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Capital Communicators
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District 71 
District 91 
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Speech Evaluator      

The Speech Evaluator evaluates the speaker’s ability according to the objectives laid out in the CC
manual. It is not a general evaluation of every element of the speech. Do not comment on the content
of the speech unless you feel that the content was degrading, defamatory or controversial. Each
evaluation is based on your objective opinion of the speech.


Prior to the meeting:


1. Read these guidelines! They relate specifically to the role of Speech Evaluator in our club.
2. Read as much as you can about speech evaluation. Sources include the club website, your
CC manual, your CL manual, the Toastmaster’s booklet included in your new member pack,
back issues of Toastmaster magazines (many of which are found on the TMI website
(www.toastmasters.org) and the easySPEAK website (www.toastmasterclub.org)
3. Try to attend Evaluation education sessions in the club and Evaluation Workshops in or
outside the club.
4. Ask you mentor for help, if necessary.
5. Find out from the speaker or the easySPEAK website which speech they will deliver.
6. Contact the speaker regarding the title of the speech, speech objectives and anything they
wish you to pay particular attention to.
7. Study the particular speech objectives in the manual. If you don’t know the speech objectives,
you cannot give a worthwhile evaluation.


At the meeting:


1. Arrive early, at least by 6.45pm, and let the Toastmaster know you are there.
2. If your evaluation is being filmed, hand your DVD to the camera operator as early as possible
as it has to be primed.
3. Talk to the speaker if you have not already done so (see above).
4. Take the speaker’s manual from them. If they have forgotten their manual, find some paper.
5. If you are working on the CL manual, ask one of the members to evaluate you, give them the
manual and make sure they complete it by the end of the evening.


During the speech:


1. Listen and observe the speaker carefully!
2. Notice where they are sitting in the room so that you can look at them and include them when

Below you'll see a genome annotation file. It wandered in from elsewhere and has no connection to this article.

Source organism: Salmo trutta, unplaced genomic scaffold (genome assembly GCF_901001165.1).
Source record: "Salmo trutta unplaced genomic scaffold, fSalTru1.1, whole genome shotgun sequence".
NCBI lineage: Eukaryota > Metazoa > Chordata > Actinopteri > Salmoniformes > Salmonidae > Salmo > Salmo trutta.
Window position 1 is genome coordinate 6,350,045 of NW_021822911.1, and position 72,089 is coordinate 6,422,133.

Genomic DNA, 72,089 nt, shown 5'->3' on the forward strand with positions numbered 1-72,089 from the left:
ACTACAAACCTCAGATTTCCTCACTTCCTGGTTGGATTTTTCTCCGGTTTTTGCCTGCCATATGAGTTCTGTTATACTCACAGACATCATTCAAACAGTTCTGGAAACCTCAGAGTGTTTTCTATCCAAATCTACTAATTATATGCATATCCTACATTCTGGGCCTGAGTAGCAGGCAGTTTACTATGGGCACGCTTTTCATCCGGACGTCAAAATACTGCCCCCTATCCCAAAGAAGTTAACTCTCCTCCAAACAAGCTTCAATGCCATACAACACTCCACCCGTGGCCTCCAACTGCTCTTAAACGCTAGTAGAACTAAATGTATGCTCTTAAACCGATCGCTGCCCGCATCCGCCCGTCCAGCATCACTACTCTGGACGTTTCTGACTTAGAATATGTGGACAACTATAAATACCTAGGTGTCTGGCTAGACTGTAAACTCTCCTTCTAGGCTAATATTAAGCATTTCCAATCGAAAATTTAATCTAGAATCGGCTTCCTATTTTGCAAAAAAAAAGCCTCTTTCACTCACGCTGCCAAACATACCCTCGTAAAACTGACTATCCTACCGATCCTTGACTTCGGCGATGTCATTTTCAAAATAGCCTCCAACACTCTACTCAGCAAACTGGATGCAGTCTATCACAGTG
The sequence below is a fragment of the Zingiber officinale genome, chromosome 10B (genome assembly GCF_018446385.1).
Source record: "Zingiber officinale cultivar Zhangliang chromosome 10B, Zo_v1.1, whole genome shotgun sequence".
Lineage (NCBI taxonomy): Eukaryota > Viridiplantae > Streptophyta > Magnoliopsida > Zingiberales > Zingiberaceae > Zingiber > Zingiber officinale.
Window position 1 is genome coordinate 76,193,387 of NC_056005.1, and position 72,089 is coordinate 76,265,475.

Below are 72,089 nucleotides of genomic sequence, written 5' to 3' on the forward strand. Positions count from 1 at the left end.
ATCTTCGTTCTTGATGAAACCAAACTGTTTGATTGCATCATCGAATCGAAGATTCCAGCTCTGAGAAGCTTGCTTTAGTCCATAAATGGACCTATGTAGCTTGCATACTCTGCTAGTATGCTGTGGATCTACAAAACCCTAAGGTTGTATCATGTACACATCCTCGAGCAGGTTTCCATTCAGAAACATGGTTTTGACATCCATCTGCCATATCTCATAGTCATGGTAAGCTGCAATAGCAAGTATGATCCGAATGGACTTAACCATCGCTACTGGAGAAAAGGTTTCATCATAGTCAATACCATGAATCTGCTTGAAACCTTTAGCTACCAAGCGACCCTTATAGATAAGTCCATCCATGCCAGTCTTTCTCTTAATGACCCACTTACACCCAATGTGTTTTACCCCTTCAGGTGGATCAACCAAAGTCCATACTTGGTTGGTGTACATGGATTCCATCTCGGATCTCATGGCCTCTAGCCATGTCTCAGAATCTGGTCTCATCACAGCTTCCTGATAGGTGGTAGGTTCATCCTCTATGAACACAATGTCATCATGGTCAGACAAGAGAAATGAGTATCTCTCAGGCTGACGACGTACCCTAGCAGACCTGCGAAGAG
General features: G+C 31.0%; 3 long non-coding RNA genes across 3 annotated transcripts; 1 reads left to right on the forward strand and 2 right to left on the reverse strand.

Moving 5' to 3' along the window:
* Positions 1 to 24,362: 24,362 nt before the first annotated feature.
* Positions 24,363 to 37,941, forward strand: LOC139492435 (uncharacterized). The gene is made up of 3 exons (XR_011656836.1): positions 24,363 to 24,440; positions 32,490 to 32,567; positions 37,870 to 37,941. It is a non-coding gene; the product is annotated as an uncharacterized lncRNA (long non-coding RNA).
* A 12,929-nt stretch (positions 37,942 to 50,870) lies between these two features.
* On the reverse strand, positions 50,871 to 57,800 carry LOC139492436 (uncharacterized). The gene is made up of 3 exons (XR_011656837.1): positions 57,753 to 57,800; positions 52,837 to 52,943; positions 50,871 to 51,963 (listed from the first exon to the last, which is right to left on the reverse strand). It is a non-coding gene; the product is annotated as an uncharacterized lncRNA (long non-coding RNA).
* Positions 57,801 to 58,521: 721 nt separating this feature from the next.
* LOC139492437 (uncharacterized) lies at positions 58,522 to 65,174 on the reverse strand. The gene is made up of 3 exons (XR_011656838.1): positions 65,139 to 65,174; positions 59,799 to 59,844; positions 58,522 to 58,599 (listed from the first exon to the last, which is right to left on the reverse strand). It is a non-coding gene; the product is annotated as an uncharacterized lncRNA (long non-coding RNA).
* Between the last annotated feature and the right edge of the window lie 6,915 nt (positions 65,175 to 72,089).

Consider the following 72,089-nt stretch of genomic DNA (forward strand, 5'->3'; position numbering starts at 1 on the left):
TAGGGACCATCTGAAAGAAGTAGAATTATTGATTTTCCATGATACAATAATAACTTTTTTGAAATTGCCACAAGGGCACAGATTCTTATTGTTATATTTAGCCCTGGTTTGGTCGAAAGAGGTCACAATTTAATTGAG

you give your evaluation.
3. Write notes during the speech. It is useful to draw a line down the middle of your paper. On
one side write things they did well. On the other side write suggestions for improvement. That
way, your notes will be organised and easy to read when you give your report. Don’t try to
write everything down or you may get lost in your notes later. Version 01 14/12/08
4. Concentrate on the objectives of the speech in the manual only, in the first instance. Do not
give a general evaluation and include skills the speaker may not yet have reached. For
example, if you are evaluating CC2 Organise Your Speech, do not evaluate Vocal Variety
which is CC6 unless they have done it particularly well or unless they have asked you to
specifically comment on their vocal variety.


Your evaluation (3 mins):


1. Deliver your evaluation from/in front of the lectern (not from your seat).
2. Stress that this is your opinion and not how it should be done.
3. Do not use the words “you should” or “criticise”.
4. Never compare the speaker’s ability to that of another speaker or member.
5. Give constructive, balanced feedback based on the manual objectives (see above) i.e. talk
about 1 or 2 things the speaker did well and 1 or 2 points for improvement.
6. Focus on the above. Don’t ramble, make jokes, and talk about your own experiences. No one
is interested and it makes you seem nervous.
7. Be confident in your own opinion, i.e. don’t try to be nice and “whitewash” by giving only
praise. That is of no value to the speaker. Your aim should be to help the speaker to improve.
8. You could address the speaker and the rest of the audience. The points you raise are useful
to the audience.
9. Make each evaluation a well structured mini speech lasting 3 mins using the skills you have
learned as your performance will be evaluated at the end of the evening – by the General
Evaluator.


After the meeting:


1. Make sure you have completed the written evaluation in the manual and hand back to the
member. Include the time (note this down when the Timer gives their report).


How this role helps you:


1. This role will help you to enhance your listening skills.
2. You will practice making accurate evaluations. No time for indecisiveness.
3. You will practice in delivering a mini speech.
4. You will feel more confident about entering evaluation contests.
5. You can use it to advance your CL manual for the following projects:
a. Project 1 – Listening and Leadership
b. Project 2 – Critical Thinking
c. Project 3 – Giving Feedback
d. Project 8 – Motivating Peopl

 

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